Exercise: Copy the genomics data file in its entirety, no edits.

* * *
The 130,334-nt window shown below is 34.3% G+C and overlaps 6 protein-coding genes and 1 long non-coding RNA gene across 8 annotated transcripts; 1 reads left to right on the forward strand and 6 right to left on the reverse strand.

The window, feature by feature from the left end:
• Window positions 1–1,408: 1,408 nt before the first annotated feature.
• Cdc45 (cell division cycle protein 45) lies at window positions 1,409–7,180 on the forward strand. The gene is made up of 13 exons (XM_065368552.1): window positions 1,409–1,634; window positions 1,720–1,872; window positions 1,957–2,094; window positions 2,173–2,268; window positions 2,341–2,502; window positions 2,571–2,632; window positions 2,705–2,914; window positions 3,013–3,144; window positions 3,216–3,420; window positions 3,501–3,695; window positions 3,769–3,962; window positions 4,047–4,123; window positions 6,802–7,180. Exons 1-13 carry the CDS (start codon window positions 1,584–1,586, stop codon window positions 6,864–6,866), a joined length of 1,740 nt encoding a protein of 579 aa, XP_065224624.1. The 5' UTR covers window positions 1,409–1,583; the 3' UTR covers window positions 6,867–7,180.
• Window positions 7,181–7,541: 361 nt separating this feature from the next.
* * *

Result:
The 130,334-nt window shown below is 34.3% G+C and overlaps 6 protein-coding genes and 1 long non-coding RNA gene across 8 annotated transcripts; 1 reads left to right on the forward strand and 6 right to left on the reverse strand.

The window, feature by feature from the left end:
• Window positions 1–1,408: 1,408 nt before the first annotated feature.
• Cdc45 (cell division cycle protein 45) lies at window positions 1,409–7,180 on the forward strand. The gene is made up of 13 exons (XM_065368552.1): window positions 1,409–1,634; window positions 1,720–1,872; window positions 1,957–2,094; window positions 2,173–2,268; window positions 2,341–2,502; window positions 2,571–2,632; window positions 2,705–2,914; window positions 3,013–3,144; window positions 3,216–3,420; window positions 3,501–3,695; window positions 3,769–3,962; window positions 4,047–4,123; window positions 6,802–7,180. Exons 1-13 carry the CDS (start codon window positions 1,584–1,586, stop codon window positions 6,864–6,866), a joined length of 1,740 nt encoding a protein of 579 aa, XP_065224624.1. The 5' UTR covers window positions 1,409–1,583; the 3' UTR covers window positions 6,867–7,180.
• Window positions 7,181–7,541: 361 nt separating this feature from the next.